ZZ TOP AND TED NUGENT, USANA Amphitheater, Wednesday.
WEST VALLEY CITY — ZZ Top and Ted Nugent can still make arena audiences scream and play air guitar.
The Nuge raced onto the USANA stage armed with his guitar, an American flag and his right-wing philosophy. After reciting the Pledge of Allegiance, the band launched into "Free for All."
Energetically spewing blues-based guitar leads and conservative rants, Nugent slid into "Wango Tango" and "Snakeskin Cowboys."
His between-song banter paid tribute to the troops in Iraq, President George W. Bush and the right to bear arms. He took catty swipes at the Dixie Chicks and Sarah Brady during the attitude-laden "Kiss My . . ." and romped around on the stage, which was covered with camouflage and assault weapons. He even used his trusty technical bow to shoot a titanium-tipped arrow through the heart of a cardboard Saddam Hussein as the audience cheered. Nugent's trademark works "Cat Scratch Fever," "Fred Bear" and "Stranglehold" capped off the Motor City Madman's set.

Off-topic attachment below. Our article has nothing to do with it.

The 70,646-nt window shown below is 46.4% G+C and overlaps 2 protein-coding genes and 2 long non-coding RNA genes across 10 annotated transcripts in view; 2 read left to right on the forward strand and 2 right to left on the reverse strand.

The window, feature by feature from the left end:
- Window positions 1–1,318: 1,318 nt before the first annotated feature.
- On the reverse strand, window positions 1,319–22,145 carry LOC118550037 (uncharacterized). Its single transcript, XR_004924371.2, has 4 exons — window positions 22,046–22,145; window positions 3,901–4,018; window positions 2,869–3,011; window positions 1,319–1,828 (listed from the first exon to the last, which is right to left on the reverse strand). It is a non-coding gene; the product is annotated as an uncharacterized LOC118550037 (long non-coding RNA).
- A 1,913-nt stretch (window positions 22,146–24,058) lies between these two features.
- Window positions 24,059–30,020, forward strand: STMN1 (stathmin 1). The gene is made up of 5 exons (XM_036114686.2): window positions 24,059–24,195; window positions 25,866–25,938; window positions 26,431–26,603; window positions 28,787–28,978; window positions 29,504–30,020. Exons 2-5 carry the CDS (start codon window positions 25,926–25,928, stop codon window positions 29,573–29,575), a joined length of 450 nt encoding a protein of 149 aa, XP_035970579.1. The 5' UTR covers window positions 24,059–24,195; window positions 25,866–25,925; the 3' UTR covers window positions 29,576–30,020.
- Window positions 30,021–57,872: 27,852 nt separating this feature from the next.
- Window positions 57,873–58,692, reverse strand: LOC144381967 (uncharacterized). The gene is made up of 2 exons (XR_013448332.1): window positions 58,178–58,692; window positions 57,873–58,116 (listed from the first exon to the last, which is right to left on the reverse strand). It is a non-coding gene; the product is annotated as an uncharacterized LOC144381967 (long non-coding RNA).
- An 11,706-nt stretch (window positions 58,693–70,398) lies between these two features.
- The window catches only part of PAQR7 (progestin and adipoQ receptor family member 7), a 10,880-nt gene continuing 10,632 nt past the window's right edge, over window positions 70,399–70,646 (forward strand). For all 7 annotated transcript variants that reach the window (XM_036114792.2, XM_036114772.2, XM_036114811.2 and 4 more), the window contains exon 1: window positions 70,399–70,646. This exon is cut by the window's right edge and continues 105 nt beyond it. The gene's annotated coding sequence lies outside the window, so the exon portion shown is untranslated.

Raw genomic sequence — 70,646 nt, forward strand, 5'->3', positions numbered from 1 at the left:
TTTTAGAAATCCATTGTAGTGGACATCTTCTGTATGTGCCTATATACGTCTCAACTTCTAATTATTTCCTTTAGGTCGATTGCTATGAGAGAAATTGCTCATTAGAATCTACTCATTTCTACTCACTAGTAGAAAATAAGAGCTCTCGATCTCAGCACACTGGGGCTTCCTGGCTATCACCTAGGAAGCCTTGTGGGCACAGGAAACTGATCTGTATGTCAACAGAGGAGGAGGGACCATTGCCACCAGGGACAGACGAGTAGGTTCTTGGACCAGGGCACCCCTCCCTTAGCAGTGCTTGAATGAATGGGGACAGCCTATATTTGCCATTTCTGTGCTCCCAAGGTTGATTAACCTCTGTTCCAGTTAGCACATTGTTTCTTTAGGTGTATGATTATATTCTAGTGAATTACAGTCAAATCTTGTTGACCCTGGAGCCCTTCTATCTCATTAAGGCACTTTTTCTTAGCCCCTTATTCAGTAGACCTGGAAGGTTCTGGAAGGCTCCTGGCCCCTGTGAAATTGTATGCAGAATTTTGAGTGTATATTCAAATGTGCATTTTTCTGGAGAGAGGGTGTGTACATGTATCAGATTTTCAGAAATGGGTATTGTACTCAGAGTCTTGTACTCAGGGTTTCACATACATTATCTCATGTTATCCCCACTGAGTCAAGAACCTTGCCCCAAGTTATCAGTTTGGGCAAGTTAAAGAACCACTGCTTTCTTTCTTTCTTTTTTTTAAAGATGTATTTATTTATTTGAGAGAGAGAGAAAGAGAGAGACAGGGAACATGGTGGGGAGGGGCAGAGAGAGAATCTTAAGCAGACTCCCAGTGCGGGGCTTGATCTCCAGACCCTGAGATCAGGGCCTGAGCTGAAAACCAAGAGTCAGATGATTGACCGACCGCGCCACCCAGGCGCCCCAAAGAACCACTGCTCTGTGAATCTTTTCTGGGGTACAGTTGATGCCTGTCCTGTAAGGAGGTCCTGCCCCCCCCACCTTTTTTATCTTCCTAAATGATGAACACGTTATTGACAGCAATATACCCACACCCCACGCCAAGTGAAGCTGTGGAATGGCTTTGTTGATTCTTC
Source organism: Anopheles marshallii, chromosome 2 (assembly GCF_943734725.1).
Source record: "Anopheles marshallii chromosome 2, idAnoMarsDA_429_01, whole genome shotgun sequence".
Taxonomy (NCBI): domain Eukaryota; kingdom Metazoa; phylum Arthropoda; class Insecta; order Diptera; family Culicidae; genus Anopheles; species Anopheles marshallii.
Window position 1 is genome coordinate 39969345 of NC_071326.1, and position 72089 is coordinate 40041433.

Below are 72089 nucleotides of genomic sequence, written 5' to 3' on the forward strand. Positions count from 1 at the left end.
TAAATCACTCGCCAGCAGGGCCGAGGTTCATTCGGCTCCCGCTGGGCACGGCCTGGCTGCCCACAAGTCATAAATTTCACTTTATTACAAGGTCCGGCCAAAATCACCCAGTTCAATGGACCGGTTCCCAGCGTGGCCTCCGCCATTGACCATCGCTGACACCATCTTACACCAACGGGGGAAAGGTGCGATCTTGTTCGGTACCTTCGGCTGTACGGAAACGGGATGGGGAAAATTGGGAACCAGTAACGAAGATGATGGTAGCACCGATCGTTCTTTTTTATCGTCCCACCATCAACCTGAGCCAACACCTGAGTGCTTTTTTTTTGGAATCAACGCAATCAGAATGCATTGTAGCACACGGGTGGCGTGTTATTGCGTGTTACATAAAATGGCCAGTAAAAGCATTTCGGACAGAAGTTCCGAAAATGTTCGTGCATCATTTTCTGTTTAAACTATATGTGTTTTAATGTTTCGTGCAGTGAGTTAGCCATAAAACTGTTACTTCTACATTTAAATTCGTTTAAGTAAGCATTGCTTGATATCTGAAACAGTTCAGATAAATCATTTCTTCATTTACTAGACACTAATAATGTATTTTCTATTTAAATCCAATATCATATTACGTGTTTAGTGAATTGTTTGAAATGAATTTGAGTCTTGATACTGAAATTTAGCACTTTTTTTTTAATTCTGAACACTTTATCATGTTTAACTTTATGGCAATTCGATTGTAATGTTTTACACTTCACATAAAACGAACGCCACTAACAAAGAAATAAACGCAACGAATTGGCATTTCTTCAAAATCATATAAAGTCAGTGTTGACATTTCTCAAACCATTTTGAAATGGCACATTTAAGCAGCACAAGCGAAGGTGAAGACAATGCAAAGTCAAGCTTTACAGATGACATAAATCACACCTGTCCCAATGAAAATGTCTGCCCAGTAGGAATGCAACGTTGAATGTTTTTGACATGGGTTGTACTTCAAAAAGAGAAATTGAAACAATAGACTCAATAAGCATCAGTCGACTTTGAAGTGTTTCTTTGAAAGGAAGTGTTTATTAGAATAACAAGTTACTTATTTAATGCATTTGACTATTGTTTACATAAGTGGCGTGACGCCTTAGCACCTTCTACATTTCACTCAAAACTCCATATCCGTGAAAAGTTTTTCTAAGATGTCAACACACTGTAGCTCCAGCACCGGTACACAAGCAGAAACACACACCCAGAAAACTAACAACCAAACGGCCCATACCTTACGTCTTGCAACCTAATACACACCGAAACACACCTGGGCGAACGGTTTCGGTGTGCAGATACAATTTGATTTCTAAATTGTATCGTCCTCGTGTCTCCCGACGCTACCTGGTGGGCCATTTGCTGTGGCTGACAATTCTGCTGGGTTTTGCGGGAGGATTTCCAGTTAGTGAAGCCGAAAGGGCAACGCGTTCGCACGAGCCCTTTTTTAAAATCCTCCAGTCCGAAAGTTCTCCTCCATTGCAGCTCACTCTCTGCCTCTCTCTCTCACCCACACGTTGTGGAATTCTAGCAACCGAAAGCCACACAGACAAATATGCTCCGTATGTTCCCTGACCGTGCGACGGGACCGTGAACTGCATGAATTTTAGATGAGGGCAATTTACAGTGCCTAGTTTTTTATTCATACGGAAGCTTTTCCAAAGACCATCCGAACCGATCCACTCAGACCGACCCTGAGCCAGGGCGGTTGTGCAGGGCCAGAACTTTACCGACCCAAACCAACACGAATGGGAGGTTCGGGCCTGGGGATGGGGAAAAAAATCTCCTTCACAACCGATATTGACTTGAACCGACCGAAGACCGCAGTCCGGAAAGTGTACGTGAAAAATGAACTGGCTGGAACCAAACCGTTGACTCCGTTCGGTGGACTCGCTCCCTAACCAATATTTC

At times Nugent was cartoonish, but ZZ Top's guitarist Billy F. Gibbons, bassist Dusty Hill and drummer Frank Beard reveled in their own cartoonish image.
Gibbons and Hill emerged in flashy velvet 10-gallon hats and sequined panchos, while Beard pounded out bluesy rhythms on a flame-decaled double-bass drumset.
"Gimme All Your Lovin' " kicked off the Top's set, followed by "Pincushion" and "Jesus Left Chicago."
"Manic Mechanic," "Cheap Sunglasses" and a new tune, "Buck Nekkid," from the album "Mescalero" raised the band's performance bar. But it was the '80s hits "Sharp Dressed Men," "Tube Snake Boogie" and what Gibbons called "the pretty one" — "Rough Boy" — that really took hold of the audience.
It was interesting to hear Nugent's ethnocentric soliloquies, and then to shift gears for ZZ Top's Tex-Mex boogie blues. What would Nugent have done if he had realized Beard's drums were made in Japan?